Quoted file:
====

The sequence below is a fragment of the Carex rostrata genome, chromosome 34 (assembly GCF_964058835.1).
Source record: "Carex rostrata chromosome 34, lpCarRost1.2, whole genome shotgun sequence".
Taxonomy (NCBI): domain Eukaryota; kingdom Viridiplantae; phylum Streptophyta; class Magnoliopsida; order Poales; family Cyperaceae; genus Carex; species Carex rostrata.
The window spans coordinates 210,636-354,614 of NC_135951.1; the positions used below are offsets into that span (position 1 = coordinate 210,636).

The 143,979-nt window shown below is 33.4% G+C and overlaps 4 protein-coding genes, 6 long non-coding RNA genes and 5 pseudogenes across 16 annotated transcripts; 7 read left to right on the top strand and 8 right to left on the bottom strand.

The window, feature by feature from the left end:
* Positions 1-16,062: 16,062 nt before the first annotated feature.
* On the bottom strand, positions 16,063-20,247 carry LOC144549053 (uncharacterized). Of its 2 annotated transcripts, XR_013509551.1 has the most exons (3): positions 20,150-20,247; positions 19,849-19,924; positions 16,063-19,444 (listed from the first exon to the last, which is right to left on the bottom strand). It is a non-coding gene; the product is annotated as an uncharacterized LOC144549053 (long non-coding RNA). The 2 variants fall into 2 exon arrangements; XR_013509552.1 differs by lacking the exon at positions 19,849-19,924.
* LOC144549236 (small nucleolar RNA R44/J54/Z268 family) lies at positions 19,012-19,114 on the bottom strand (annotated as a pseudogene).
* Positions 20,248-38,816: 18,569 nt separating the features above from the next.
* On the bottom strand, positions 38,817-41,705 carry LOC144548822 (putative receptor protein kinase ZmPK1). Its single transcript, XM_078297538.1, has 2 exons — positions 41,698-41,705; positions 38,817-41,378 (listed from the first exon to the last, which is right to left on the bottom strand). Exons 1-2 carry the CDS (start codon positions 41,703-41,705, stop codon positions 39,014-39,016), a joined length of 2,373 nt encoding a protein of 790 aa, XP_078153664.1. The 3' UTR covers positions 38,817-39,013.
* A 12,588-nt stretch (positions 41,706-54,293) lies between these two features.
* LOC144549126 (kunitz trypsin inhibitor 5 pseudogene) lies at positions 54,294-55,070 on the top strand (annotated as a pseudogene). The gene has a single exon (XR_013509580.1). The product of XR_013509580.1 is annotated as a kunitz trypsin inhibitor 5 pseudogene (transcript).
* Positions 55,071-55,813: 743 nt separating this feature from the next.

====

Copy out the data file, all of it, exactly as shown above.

The sequence below is a fragment of the Carex rostrata genome, chromosome 34 (assembly GCF_964058835.1).
Source record: "Carex rostrata chromosome 34, lpCarRost1.2, whole genome shotgun sequence".
Taxonomy (NCBI): domain Eukaryota; kingdom Viridiplantae; phylum Streptophyta; class Magnoliopsida; order Poales; family Cyperaceae; genus Carex; species Carex rostrata.
The window spans coordinates 210,636-354,614 of NC_135951.1; the positions used below are offsets into that span (position 1 = coordinate 210,636).

The 143,979-nt window shown below is 33.4% G+C and overlaps 4 protein-coding genes, 6 long non-coding RNA genes and 5 pseudogenes across 16 annotated transcripts; 7 read left to right on the top strand and 8 right to left on the bottom strand.

The window, feature by feature from the left end:
* Positions 1-16,062: 16,062 nt before the first annotated feature.
* On the bottom strand, positions 16,063-20,247 carry LOC144549053 (uncharacterized). Of its 2 annotated transcripts, XR_013509551.1 has the most exons (3): positions 20,150-20,247; positions 19,849-19,924; positions 16,063-19,444 (listed from the first exon to the last, which is right to left on the bottom strand). It is a non-coding gene; the product is annotated as an uncharacterized LOC144549053 (long non-coding RNA). The 2 variants fall into 2 exon arrangements; XR_013509552.1 differs by lacking the exon at positions 19,849-19,924.
* LOC144549236 (small nucleolar RNA R44/J54/Z268 family) lies at positions 19,012-19,114 on the bottom strand (annotated as a pseudogene).
* Positions 20,248-38,816: 18,569 nt separating the features above from the next.
* On the bottom strand, positions 38,817-41,705 carry LOC144548822 (putative receptor protein kinase ZmPK1). Its single transcript, XM_078297538.1, has 2 exons — positions 41,698-41,705; positions 38,817-41,378 (listed from the first exon to the last, which is right to left on the bottom strand). Exons 1-2 carry the CDS (start codon positions 41,703-41,705, stop codon positions 39,014-39,016), a joined length of 2,373 nt encoding a protein of 790 aa, XP_078153664.1. The 3' UTR covers positions 38,817-39,013.
* A 12,588-nt stretch (positions 41,706-54,293) lies between these two features.
* LOC144549126 (kunitz trypsin inhibitor 5 pseudogene) lies at positions 54,294-55,070 on the top strand (annotated as a pseudogene). The gene has a single exon (XR_013509580.1). The product of XR_013509580.1 is annotated as a kunitz trypsin inhibitor 5 pseudogene (transcript).
* Positions 55,071-55,813: 743 nt separating this feature from the next.